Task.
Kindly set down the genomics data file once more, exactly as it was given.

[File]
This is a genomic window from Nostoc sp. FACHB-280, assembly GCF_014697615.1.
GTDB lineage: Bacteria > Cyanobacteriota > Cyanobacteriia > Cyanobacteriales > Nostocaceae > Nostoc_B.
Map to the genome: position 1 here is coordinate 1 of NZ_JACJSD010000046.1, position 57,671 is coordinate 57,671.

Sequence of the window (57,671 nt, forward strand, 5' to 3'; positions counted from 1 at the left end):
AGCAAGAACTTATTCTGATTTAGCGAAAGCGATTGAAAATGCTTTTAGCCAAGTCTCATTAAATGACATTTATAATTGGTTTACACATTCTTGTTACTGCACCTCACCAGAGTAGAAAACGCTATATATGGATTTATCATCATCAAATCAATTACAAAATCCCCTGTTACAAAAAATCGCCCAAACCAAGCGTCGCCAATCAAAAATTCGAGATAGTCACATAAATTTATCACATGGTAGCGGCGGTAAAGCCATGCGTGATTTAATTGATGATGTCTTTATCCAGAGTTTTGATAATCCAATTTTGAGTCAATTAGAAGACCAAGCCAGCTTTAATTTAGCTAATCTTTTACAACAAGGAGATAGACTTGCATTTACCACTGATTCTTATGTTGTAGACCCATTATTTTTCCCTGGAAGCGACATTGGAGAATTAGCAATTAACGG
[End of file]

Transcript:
This is a genomic window from Nostoc sp. FACHB-280, assembly GCF_014697615.1.
GTDB lineage: Bacteria > Cyanobacteriota > Cyanobacteriia > Cyanobacteriales > Nostocaceae > Nostoc_B.
Map to the genome: position 1 here is coordinate 1 of NZ_JACJSD010000046.1, position 57,671 is coordinate 57,671.

Sequence of the window (57,671 nt, forward strand, 5' to 3'; positions counted from 1 at the left end):
AGCAAGAACTTATTCTGATTTAGCGAAAGCGATTGAAAATGCTTTTAGCCAAGTCTCATTAAATGACATTTATAATTGGTTTACACATTCTTGTTACTGCACCTCACCAGAGTAGAAAACGCTATATATGGATTTATCATCATCAAATCAATTACAAAATCCCCTGTTACAAAAAATCGCCCAAACCAAGCGTCGCCAATCAAAAATTCGAGATAGTCACATAAATTTATCACATGGTAGCGGCGGTAAAGCCATGCGTGATTTAATTGATGATGTCTTTATCCAGAGTTTTGATAATCCAATTTTGAGTCAATTAGAAGACCAAGCCAGCTTTAATTTAGCTAATCTTTTACAACAAGGAGATAGACTTGCATTTACCACTGATTCTTATGTTGTAGACCCATTATTTTTCCCTGGAAGCGACATTGGAGAATTAGCAATTAACGG